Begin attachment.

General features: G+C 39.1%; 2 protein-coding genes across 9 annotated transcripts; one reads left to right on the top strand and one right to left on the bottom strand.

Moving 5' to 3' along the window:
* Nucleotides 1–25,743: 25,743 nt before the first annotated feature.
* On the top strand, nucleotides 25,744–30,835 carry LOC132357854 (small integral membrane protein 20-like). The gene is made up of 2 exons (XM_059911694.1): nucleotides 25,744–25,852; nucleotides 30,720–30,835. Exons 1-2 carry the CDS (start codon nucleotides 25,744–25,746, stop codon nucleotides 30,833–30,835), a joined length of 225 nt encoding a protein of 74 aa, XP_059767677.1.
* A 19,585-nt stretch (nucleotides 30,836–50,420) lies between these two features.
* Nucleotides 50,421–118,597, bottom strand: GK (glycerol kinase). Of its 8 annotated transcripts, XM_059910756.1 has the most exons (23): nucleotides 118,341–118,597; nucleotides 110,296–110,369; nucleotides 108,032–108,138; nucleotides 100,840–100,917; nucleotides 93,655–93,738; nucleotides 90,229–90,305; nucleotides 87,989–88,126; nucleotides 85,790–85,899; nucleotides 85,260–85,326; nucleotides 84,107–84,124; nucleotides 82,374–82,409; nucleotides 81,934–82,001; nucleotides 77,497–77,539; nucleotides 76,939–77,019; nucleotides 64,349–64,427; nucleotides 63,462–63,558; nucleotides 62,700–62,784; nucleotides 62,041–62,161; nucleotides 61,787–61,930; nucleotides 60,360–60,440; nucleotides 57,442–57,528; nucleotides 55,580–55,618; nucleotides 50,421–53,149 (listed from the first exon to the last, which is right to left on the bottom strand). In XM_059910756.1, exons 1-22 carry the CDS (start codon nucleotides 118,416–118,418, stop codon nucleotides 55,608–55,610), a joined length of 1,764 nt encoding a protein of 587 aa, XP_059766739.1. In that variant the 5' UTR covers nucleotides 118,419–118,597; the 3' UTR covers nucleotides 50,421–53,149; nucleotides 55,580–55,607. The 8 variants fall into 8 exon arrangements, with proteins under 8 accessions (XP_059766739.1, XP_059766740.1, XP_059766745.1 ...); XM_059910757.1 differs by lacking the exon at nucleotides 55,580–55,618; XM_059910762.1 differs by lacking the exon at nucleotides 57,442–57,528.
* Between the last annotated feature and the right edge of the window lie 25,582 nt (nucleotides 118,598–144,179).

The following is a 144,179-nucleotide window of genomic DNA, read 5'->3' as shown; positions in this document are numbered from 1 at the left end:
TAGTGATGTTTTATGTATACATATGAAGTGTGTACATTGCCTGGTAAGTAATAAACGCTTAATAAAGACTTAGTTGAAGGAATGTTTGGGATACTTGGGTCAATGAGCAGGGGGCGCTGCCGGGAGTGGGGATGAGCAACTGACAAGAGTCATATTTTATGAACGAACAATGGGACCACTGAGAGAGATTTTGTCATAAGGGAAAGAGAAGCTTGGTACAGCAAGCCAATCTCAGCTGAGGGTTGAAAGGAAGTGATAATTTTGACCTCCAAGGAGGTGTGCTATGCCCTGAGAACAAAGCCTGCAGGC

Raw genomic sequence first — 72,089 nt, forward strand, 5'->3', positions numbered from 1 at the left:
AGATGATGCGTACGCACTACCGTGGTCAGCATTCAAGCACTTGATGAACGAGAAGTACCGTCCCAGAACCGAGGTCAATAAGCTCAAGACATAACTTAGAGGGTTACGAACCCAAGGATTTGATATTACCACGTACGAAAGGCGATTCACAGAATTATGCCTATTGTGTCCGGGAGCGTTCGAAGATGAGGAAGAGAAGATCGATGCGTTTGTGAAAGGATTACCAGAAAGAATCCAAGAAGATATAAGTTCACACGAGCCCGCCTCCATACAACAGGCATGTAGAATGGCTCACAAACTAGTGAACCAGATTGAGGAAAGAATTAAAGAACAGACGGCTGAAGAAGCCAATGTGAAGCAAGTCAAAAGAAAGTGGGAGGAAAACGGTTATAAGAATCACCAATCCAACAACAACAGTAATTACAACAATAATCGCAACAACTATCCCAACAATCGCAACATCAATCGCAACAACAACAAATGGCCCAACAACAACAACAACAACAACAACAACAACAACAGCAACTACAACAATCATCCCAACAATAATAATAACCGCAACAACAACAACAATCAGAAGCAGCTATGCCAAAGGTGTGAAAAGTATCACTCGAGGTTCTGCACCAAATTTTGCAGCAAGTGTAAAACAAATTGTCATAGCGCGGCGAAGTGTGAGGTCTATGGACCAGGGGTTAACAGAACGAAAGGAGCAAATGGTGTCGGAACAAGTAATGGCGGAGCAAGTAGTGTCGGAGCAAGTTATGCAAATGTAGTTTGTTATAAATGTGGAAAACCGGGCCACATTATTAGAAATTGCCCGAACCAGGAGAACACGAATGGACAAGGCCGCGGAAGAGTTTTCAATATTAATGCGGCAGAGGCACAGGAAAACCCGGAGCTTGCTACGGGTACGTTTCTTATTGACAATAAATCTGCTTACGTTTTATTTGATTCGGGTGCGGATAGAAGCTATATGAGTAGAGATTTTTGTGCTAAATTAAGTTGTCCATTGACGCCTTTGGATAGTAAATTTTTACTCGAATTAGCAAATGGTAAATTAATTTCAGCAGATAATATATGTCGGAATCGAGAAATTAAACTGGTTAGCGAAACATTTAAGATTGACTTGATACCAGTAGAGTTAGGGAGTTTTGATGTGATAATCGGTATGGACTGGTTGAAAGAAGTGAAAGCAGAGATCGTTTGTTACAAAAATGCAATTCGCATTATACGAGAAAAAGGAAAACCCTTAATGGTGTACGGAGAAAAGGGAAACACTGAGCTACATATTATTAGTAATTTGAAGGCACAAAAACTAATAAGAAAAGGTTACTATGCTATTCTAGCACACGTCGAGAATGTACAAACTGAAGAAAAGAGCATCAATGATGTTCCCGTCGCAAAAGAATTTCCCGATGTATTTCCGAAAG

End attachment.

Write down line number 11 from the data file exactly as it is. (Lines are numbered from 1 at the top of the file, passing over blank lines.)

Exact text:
AGATGATGCGTACGCACTACCGTGGTCAGCATTCAAGCACTTGATGAACGAGAAGTACCGTCCCAGAACCGAGGTCAATAAGCTCAAGACATAACTTAGAGGGTTACGAACCCAAGGATTTGATATTACCACGTACGAAAGGCGATTCACAGAATTATGCCTATTGTGTCCGGGAGCGTTCGAAGATGAGGAAGAGAAGATCGATGCGTTTGTGAAAGGATTACCAGAAAGAATCCAAGAAGATATAAGTTCACACGAGCCCGCCTCCATACAACAGGCATGTAGAATGGCTCACAAACTAGTGAACCAGATTGAGGAAAGAATTAAAGAACAGACGGCTGAAGAAGCCAATGTGAAGCAAGTCAAAAGAAAGTGGGAGGAAAACGGTTATAAGAATCACCAATCCAACAACAACAGTAATTACAACAATAATCGCAACAACTATCCCAACAATCGCAACATCAATCGCAACAACAACAAATGGCCCAACAACAACAACAACAACAACAACAACAACAACAGCAACTACAACAATCATCCCAACAATAATAATAACCGCAACAACAACAACAATCAGAAGCAGCTATGCCAAAGGTGTGAAAAGTATCACTCGAGGTTCTGCACCAAATTTTGCAGCAAGTGTAAAACAAATTGTCATAGCGCGGCGAAGTGTGAGGTCTATGGACCAGGGGTTAACAGAACGAAAGGAGCAAATGGTGTCGGAACAAGTAATGGCGGAGCAAGTAGTGTCGGAGCAAGTTATGCAAATGTAGTTTGTTATAAATGTGGAAAACCGGGCCACATTATTAGAAATTGCCCGAACCAGGAGAACACGAATGGACAAGGCCGCGGAAGAGTTTTCAATATTAATGCGGCAGAGGCACAGGAAAACCCGGAGCTTGCTACGGGTACGTTTCTTATTGACAATAAATCTGCTTACGTTTTATTTGATTCGGGTGCGGATAGAAGCTATATGAGTAGAGATTTTTGTGCTAAATTAAGTTGTCCATTGACGCCTTTGGATAGTAAATTTTTACTCGAATTAGCAAATGGTAAATTAATTTCAGCAGATAATATATGTCGGAATCGAGAAATTAAACTGGTTAGCGAAACATTTAAGATTGACTTGATACCAGTAGAGTTAGGGAGTTTTGATGTGATAATCGGTATGGACTGGTTGAAAGAAGTGAAAGCAGAGATCGTTTGTTACAAAAATGCAATTCGCATTATACGAGAAAAAGGAAAACCCTTAATGGTGTACGGAGAAAAGGGAAACACTGAGCTACATATTATTAGTAATTTGAAGGCACAAAAACTAATAAGAAAAGGTTACTATGCTATTCTAGCACACGTCGAGAATGTACAAACTGAAGAAAAGAGCATCAATGATGTTCCCGTCGCAAAAGAATTTCCCGATGTATTTCCGAAAG